Mr. PASCRELL. Mr. Chair, I rise in opposition to Title V of the Energy and Water Appropriations bill.
Two months ago, Transportation Secretary Ray LaHood visited New York to announce that $450 million rejected by the State of Florida would be used for Amtrak high-speed railway improvements in the State of New Jersey. To paraphrase a long time champion of Amtrak, who currently serves as our nation's Vice President, this was definitely a big deal.
This needed funding is going to increase the speed and efficiency of Amtrak's Northeast Corridor (NEC) in New Jersey. Specifically, funding has been designated to improve the railroad's infrastructure between New Brunswick and Trenton, allowing for train speeds to be increased from 130 miles per hour, to 160 miles per hour, through improvements to NEC power system, signals, track, and catenaries. As anyone who has ridden on an Acela train during a hot day, or sat on a stagnant train during all too frequent power issues, knows that infrastructure improvements are very necessary for this busy stretch of railroad.
Residents throughout the northeast, including thousands of New Jersey commuters riding New Jersey Transit, will be able to have a more efficient ride with most with a stronger, faster, and more consistent Northeast Corridor.
New Jersey contractors, along with construction and rail laborers, are looking forward to getting to work on this needed project. I know that the people of New Jersey thought that this announcement was a done deal.
That is why I joined their surprise when I learned the Appropriations Committee had decided to divert New Jersey's needed resources and redirect this funding for disaster relief for Mississippi and Missouri River flood events.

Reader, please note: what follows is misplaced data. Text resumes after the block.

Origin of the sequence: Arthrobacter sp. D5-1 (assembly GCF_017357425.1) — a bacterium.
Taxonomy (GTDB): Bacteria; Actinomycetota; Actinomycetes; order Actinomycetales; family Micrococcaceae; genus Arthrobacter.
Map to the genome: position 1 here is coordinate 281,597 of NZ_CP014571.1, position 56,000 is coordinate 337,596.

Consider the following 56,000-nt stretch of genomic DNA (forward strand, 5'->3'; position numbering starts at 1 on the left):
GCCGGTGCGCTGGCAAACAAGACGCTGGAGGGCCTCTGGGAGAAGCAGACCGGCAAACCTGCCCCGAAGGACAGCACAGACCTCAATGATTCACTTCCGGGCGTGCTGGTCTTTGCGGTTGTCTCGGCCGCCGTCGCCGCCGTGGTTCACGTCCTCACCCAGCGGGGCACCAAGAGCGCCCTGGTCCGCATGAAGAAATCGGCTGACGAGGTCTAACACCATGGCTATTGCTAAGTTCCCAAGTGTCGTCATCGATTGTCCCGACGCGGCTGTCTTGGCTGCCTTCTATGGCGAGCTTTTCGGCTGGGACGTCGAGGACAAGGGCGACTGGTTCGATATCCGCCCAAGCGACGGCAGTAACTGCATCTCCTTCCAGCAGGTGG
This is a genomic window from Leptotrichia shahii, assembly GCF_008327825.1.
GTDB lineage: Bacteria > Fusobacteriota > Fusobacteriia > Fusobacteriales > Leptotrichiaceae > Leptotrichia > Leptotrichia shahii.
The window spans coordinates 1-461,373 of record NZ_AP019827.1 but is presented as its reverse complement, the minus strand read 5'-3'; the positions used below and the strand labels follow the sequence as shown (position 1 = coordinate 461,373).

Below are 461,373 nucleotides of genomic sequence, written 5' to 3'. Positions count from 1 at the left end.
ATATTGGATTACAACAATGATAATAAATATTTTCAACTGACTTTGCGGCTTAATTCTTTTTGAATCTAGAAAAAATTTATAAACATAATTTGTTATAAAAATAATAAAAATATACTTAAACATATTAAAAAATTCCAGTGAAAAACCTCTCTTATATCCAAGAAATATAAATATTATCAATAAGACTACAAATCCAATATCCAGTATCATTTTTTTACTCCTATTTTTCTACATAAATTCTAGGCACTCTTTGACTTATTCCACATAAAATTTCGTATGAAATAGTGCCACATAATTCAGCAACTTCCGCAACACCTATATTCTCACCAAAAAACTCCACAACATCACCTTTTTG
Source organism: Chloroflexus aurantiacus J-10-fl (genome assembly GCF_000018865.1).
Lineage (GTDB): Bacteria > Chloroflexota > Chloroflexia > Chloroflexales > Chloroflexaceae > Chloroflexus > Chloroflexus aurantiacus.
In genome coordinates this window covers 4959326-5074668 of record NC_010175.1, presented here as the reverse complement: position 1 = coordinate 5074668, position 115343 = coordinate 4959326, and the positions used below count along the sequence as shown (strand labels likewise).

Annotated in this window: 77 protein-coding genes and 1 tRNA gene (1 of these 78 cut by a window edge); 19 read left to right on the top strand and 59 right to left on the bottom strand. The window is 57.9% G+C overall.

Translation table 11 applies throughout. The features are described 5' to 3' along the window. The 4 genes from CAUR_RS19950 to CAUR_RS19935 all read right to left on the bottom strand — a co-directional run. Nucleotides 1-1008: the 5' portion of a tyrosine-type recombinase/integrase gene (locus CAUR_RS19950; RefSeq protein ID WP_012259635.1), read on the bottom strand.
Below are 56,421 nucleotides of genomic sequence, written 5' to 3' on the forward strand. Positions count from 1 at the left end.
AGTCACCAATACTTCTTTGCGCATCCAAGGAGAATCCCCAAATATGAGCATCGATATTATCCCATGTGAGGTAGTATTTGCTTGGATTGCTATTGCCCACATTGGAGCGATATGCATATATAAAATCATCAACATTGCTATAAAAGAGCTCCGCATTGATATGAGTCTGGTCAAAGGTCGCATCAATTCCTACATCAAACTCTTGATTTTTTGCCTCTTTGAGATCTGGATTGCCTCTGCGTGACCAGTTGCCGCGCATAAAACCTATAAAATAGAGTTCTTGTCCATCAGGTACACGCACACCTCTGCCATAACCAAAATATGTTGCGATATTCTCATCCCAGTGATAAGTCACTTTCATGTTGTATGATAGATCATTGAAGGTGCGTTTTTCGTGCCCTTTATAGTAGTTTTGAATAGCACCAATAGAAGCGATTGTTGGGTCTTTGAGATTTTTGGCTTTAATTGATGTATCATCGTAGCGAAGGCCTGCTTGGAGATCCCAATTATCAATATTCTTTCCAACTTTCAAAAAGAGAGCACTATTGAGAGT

I strongly support providing emergency disaster relief. I have great respect for my neighbor to the west, the Chairman of the Energy and Water Subcommittee. His intentions to help Americans who have been flooded out of homes and businesses are certainly laudable. We are both extremely sympathetic to flood relief as our adjoining districts have significant flooding problems that require federal assistance to resolve.
But it is short sighted to take away funding for high-speed rail for this purpose. As China zooms past us at 250 miles per hour, our nation putters along with a transportation system that cannot keep up with growing population and demand. Coming off of another month with anemic job growth, we simply cannot afford to pull funding that would create good paying planning and construction jobs thatNew Jersey sorely needs.
I urge the Committee to find a new offset for this emergency funding. And at the same time, I urge the Department of Transportation to obligate their rail funds quickly, so that we can get past this charade and get this important high speed rail funding out to bid.